The Big Sunflower River in Mississippi, "threatened by revival of the Army Corps of Engineers  :ustroops: Yazoo Pumps project that would drain critical wetlands at enormous taxpayer expense," was the group's most-endangered river for 2018, followed by multiple rivers in Alaska's Bristol Bay region that would be threatened by what would be the world's largest open-pit mine. The group said pollution from the mine threatens the bay's $1.5 billion annual salmon fishery.
 :Fish: :Fish: (help us!:Fish: :Fish: .... :doah: (OMG!)

Two paddlers make their way down the Kawishiwi River near Ely. The group American Rivers has again named the Kawishiwi one of the 10 most endangered rivers in the U.S. because of the potential  :whistling: of polluted mine waste from the proposed Twin Metals copper mine. Forum News Service file photo

       :Photography:

« Last Edit: April 11, 2018, 09:38:19 AM by Lee Borgersen »
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Offline greatoutdoors

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Re: Da sky's falling again!
« Reply #1 on: April 12, 2018, 09:29:41 PM »
When you listen to the hard core environmentalists (several are from, or live in Ely) you are told that the Kawishiwi River and almost all waters in the BWCA to Hudson Bay are in grave danger of being polluted for 500 years by a Mine that does not exist!   :crazy:
How the hell does that work????     :confused: :confused: :confused:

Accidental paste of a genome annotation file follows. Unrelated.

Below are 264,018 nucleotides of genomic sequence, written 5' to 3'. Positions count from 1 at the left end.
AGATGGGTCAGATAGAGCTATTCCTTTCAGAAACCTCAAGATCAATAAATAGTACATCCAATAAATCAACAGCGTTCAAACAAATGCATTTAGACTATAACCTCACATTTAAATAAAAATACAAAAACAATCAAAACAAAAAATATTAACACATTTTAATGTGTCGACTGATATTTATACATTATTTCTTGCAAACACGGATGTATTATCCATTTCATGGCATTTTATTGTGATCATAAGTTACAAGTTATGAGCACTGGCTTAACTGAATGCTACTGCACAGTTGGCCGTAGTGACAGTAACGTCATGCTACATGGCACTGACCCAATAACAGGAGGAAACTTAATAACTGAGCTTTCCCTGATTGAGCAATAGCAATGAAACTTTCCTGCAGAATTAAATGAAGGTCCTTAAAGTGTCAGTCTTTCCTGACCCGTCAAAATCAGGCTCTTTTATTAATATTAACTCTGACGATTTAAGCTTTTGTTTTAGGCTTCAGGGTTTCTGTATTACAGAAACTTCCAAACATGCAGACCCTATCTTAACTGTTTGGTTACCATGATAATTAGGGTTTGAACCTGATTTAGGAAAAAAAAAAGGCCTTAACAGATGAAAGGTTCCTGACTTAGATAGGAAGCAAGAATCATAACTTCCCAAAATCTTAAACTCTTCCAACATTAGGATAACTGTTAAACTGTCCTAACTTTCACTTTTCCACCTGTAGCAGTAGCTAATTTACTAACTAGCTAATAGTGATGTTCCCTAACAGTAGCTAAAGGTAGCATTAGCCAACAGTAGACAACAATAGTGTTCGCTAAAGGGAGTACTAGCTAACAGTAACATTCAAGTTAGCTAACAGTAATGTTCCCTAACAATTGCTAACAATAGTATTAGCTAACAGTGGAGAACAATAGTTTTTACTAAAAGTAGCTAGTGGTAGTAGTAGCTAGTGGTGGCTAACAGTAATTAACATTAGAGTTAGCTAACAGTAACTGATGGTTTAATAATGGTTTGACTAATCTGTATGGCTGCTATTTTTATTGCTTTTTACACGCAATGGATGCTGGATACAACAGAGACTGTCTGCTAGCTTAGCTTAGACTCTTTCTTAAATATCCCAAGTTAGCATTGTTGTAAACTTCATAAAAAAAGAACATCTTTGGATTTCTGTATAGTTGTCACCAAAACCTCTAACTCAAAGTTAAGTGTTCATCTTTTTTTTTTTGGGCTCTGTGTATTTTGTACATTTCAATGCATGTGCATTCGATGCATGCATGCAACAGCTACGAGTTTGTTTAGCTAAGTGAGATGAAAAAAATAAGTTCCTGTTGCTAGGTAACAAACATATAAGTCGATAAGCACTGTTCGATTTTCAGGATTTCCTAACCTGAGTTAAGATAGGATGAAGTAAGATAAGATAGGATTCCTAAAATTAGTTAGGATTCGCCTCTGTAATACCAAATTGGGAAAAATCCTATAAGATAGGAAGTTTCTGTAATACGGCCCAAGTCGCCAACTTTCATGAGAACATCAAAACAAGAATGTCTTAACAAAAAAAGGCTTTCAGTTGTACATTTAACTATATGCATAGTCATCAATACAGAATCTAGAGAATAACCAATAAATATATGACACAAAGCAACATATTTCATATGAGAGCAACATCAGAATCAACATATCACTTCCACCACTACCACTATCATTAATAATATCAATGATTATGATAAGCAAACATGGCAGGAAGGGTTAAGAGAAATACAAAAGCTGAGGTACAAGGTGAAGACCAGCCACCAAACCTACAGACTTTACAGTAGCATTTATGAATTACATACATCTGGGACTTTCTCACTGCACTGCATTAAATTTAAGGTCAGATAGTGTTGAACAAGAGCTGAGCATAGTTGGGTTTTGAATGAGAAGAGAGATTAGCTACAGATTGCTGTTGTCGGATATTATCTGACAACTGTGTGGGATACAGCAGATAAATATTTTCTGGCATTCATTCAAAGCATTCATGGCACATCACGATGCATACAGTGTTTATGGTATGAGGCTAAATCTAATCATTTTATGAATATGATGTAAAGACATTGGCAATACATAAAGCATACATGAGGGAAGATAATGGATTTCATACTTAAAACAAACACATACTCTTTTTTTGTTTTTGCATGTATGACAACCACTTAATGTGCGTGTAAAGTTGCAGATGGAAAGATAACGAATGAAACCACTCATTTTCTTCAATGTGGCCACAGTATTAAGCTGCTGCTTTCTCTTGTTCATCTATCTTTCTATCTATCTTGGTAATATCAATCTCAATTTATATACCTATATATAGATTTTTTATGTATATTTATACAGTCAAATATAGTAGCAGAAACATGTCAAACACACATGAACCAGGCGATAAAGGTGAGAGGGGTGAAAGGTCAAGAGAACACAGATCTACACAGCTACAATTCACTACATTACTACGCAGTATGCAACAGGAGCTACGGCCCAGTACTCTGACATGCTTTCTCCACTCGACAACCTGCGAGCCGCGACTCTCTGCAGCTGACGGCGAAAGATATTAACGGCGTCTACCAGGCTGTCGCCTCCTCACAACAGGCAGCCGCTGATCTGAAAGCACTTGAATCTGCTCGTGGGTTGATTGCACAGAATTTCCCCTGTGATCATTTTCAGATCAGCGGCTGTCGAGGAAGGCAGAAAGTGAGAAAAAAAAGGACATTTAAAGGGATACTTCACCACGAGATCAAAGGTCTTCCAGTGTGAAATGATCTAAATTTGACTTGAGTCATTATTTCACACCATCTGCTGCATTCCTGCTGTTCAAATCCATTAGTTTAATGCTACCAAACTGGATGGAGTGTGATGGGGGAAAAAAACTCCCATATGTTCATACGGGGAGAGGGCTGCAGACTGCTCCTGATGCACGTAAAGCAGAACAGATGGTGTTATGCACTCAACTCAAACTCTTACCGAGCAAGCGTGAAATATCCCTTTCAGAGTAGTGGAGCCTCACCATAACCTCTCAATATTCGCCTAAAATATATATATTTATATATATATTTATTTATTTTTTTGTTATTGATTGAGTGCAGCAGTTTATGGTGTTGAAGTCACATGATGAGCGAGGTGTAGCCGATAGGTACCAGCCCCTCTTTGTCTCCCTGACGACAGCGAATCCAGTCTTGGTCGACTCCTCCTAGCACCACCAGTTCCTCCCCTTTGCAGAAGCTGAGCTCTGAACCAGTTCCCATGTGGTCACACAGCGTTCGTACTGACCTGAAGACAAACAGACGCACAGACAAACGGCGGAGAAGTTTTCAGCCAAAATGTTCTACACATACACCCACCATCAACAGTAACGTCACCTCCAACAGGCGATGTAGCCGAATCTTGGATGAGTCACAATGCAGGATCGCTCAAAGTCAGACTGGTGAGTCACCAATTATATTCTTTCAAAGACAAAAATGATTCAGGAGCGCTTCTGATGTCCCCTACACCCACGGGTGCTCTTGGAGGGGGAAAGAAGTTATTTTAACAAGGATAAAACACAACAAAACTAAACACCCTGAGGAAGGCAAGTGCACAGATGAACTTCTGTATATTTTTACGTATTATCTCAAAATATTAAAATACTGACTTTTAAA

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Offline delcecchi

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Re: Da sky's falling again!
« Reply #2 on: April 14, 2018, 03:27:19 PM »
Check out the great job the taconite mines are doing making their tailing ponds comply with their permits.......

quote
The 13-square-mile Minntac tailings basin has been operating under a permit that expired in 1992. It’s become the leading example of what MCEA and other environmental groups say is the state’s light regulatory touch on the taconite industry. At least 15 taconite operations are under expired permits that have not been updated to comply with newer standards to protect water, wildlife and wild rice. But Minntac’s is the oldest.

U.S. Steel has taken steps to collect tainted water and monitor pollutants at the site, and the MPCA has been developing a new permit for years. However, the company has failed to comply with agreements to install water treatment systems or other technologies that would reduce pollution in the basin. Corporate executives testified at the state Legislature in 2015 that complying with state environmental standards could result in job losses.

Offline Rebel SS

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Offline Lee Borgersen

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Re: Da sky's falling again!
« Reply #4 on: April 14, 2018, 05:29:53 PM »